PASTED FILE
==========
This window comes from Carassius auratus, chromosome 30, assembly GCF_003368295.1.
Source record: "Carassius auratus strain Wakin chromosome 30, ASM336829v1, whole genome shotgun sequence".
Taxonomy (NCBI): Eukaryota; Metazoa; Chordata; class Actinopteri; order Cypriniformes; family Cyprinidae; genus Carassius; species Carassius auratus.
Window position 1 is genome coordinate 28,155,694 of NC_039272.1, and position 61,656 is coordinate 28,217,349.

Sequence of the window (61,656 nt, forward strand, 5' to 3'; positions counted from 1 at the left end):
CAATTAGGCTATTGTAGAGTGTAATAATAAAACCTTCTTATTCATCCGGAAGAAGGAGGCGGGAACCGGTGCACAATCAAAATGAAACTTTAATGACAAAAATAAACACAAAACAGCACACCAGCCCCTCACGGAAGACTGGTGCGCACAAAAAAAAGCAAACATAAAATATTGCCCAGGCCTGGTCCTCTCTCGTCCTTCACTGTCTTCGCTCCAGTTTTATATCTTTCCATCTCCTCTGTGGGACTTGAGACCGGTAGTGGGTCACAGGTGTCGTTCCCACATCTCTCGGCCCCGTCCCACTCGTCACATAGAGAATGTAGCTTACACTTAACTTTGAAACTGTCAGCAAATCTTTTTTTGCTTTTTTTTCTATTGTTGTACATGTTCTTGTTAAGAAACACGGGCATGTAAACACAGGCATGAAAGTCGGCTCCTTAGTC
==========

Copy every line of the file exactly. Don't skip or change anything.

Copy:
This window comes from Carassius auratus, chromosome 30, assembly GCF_003368295.1.
Source record: "Carassius auratus strain Wakin chromosome 30, ASM336829v1, whole genome shotgun sequence".
Taxonomy (NCBI): Eukaryota; Metazoa; Chordata; class Actinopteri; order Cypriniformes; family Cyprinidae; genus Carassius; species Carassius auratus.
Window position 1 is genome coordinate 28,155,694 of NC_039272.1, and position 61,656 is coordinate 28,217,349.

Sequence of the window (61,656 nt, forward strand, 5' to 3'; positions counted from 1 at the left end):
CAATTAGGCTATTGTAGAGTGTAATAATAAAACCTTCTTATTCATCCGGAAGAAGGAGGCGGGAACCGGTGCACAATCAAAATGAAACTTTAATGACAAAAATAAACACAAAACAGCACACCAGCCCCTCACGGAAGACTGGTGCGCACAAAAAAAAGCAAACATAAAATATTGCCCAGGCCTGGTCCTCTCTCGTCCTTCACTGTCTTCGCTCCAGTTTTATATCTTTCCATCTCCTCTGTGGGACTTGAGACCGGTAGTGGGTCACAGGTGTCGTTCCCACATCTCTCGGCCCCGTCCCACTCGTCACATAGAGAATGTAGCTTACACTTAACTTTGAAACTGTCAGCAAATCTTTTTTTGCTTTTTTTTCTATTGTTGTACATGTTCTTGTTAAGAAACACGGGCATGTAAACACAGGCATGAAAGTCGGCTCCTTAGTC